When the final crisis hit my roller coaster company, our team had to be reduced once again and I had to leave. On my first day at home I received a phone call from a former colleague of a company where I had been working as a student. She told me that they noticed my professional network status change to "looking for job" and that they may have a perfect offer for me, now that I was into testing. I was stunned that the small network I was just building up already paid out!
But when I heard what the job would be about, I started to have misgivings: I should be the test manager for a customer's project, and start within the next few days.
- They wanted to have me as consultant. I never wanted to be outsourced and work on-site at a customer's place but to work for my own company at our own location. Not to be on my own in a foreign environment but to have a team around me I could bond with.
- It was about a project. I never strived for temporary projects, jumping from one to the other. I already experienced product development and loved the idea to improve a product for its lifetime. I looked for some sort of stability and consistency. (I'm still not really good with uncertainty but constantly learning how to embrace it.)
- The project and environment were not agile. I never would have looked for that. You know, I was just coming from a young startup, totally excited about this new way of working I discovered for myself, eager to learn more.
- The customer was a huge corporation. I never intended to work at a big company, I loved to take over responsibility and contribute to different areas and assumed this was rather feasible in small ones.
- It was an environment totally different from what I experienced so far. It was difficult to gather knowledge about the product in development, its history and the business value it should serve. It took me even more time to get to know all the people, titles, departments, bureaucratic processes, products, tools, abbreviations and "etiquette" of such a big company.
- Suddenly I had to speak English in a multinational company. As you might have recognized I'm not a native speaker. Until then I read English texts at my university and wrote technical documentation in English in my first company, but the last time I spoke it was when I was in school.
- I was deliberately separated from developers. Though I tried to change that, I hardly got a chance to talk to them. Also, most programmers would not provide me any intermediate state of an item to test before they were "done". Testing was seen as a separate phase in the development cycle, with feedback being delivered mostly only once a week. I was fortunate that there was a freelancer programmer on the project sitting right beside me with whom I had great pairing sessions and could implement quick feedback cycles.
- I was asked when testing would be finished at a time when development was not even ready to provide a first version and nobody knew what lurked beneath the surface. What saved me was the great collaboration with another freelancer who was employed as project manager. Together we figured out a rough estimation to meet the demand.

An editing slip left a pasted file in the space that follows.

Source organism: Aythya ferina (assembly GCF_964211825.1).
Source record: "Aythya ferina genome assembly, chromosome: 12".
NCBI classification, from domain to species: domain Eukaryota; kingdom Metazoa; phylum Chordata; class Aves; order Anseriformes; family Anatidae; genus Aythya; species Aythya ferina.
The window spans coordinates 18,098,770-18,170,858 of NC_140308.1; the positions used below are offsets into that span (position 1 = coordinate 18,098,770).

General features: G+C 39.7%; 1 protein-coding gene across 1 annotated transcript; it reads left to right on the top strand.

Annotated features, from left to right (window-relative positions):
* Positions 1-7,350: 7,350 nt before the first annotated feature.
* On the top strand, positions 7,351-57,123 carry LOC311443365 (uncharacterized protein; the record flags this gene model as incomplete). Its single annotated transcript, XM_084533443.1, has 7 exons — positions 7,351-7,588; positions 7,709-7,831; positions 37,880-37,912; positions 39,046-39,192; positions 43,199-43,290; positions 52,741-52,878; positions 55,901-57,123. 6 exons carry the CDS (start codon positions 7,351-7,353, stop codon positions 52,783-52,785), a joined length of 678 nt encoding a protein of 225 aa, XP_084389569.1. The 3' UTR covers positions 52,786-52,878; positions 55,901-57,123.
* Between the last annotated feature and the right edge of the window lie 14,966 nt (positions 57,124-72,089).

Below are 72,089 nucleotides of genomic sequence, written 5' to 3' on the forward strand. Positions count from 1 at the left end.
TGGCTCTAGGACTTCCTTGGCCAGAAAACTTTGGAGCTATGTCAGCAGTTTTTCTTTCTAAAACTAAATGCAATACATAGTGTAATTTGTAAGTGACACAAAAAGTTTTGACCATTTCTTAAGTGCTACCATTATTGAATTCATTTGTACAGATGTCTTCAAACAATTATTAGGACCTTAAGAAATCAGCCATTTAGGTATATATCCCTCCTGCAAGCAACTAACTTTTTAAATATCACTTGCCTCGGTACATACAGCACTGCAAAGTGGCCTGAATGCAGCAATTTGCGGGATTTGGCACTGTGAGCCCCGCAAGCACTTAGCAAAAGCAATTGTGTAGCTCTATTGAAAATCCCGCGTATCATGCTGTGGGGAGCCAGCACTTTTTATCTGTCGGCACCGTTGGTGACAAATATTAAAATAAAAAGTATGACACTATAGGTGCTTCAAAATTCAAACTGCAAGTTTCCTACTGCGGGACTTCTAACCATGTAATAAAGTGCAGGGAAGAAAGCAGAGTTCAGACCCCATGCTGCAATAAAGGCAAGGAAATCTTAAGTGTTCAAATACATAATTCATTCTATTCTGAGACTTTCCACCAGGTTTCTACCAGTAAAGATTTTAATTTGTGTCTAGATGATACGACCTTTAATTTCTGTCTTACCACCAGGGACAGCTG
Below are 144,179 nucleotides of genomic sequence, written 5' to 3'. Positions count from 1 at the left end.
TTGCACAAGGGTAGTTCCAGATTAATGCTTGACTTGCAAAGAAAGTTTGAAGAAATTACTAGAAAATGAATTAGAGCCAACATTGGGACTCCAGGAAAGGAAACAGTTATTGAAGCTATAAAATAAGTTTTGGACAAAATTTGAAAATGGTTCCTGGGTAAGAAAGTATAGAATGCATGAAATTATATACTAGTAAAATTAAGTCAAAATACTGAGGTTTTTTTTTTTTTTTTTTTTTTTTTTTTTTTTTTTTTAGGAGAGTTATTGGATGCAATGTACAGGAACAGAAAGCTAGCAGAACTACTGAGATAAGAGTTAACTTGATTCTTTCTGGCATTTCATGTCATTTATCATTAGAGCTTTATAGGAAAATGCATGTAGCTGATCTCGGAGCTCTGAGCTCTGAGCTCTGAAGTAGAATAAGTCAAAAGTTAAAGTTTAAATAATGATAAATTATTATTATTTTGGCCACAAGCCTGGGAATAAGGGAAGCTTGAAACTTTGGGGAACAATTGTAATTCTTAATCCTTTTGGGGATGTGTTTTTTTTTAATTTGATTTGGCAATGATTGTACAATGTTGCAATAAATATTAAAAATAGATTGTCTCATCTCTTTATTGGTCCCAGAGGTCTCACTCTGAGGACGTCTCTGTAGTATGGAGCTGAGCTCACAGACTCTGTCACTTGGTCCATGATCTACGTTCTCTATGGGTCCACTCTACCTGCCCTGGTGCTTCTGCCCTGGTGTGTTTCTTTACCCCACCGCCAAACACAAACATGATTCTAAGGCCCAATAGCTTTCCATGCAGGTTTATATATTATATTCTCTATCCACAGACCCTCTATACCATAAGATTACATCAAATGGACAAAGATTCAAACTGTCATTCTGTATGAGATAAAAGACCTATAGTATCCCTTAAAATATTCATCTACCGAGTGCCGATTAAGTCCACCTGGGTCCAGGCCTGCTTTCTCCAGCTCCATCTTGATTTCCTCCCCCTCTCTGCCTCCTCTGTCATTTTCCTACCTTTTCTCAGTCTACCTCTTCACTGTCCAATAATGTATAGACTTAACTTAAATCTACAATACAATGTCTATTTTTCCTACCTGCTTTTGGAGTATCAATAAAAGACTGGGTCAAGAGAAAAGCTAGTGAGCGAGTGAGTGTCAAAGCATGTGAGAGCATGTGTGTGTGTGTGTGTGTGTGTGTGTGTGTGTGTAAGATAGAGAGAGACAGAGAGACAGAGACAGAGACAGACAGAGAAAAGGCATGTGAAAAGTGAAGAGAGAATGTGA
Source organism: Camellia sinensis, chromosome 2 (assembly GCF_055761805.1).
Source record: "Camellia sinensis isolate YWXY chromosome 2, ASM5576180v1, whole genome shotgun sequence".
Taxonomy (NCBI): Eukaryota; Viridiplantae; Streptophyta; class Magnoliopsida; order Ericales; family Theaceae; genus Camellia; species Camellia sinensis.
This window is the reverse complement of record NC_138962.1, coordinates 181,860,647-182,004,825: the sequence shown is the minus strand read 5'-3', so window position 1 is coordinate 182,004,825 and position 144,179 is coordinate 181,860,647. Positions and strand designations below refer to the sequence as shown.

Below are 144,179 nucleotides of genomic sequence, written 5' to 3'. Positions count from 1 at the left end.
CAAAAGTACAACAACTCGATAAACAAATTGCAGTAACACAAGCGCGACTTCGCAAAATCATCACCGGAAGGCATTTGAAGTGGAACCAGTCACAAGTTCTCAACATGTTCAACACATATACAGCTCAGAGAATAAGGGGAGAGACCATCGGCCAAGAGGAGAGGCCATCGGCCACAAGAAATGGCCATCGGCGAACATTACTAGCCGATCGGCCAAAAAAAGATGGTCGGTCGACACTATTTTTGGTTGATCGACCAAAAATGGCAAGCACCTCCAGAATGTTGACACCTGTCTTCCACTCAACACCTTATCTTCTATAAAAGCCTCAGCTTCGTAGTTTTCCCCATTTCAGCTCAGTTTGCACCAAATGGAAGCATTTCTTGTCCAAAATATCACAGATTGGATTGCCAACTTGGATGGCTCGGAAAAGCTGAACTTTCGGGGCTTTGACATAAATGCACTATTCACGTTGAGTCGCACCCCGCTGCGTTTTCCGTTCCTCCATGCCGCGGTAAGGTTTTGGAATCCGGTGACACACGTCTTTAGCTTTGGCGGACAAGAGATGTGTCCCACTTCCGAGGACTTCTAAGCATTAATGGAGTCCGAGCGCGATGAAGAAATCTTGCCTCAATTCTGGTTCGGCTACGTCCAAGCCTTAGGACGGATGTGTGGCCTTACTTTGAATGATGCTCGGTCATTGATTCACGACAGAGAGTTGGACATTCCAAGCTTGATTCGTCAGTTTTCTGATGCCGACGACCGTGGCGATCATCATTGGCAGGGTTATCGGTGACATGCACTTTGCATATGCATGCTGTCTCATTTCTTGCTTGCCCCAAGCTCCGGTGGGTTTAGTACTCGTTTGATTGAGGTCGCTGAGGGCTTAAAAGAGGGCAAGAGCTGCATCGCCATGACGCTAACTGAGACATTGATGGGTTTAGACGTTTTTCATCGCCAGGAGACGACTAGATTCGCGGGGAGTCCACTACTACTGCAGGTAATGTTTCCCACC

- Collaboration with business people was a tough job in the beginning. Lucky me, a new business owner was appointed with whom I could share my agile experiences. We closely worked together to provide value to our users who complained that what had been developed so far did not meet their requirements.
- I managed several user acceptance tests. The invited power users came from all locations all over the world. Communication was hard due to varying English skills, cultural aspects, and heavily differing demands and intentions. At some points I ended up with about 100 (!) participants in virtual conference calls which made things even harder.
- In general, communication often turned out to take place in a highly political context. Formulating emails became a tricky thing if you wanted to avoid email ping pong having more and more people being copied in. I got the impression of a culture of fear with people striving to cover their back and shift blame. Status reports often showed items as 80% done. When some delivery item was behind time so its status would become "yellow", it happened that it was communicated as a sort of "yellowish green"; which is still green after all, right?
- People come from different backgrounds, experience different things to work or not and have different goals they want to achieve. This might seem quite obvious, but for me it was a real eye-opener. You can share experience, introduce new ideas, provide arguments, but you cannot change any minds without the people themselves. When you keep banging your head against a brick wall it might make more sense to step back and look for other ways.
- I learned that change starts within myself and only I can change my situation. So I told my boss that if I had to stay in this customer project, I had to quit my job. Telling her frankly really took some courage, but I just had to make things transparent. She was shocked! But understanding. And tried to see if there could be any other place in our company where I would be happier. Fortunately, we both learned that one of our internal teams was about to try Scrum and I was thrilled to join this team. Still, my boss heavily appreciated my openness and honesty. Staying authentic paid off for me ever since.
- By experiencing this totally different environment I learned that my original pain points listed above still apply today. This might change over time or not, we will see. (I'm actually not sure about the fourth point anymore as my current company is heavily growing but we still have a great deal of freedom and responsibility.)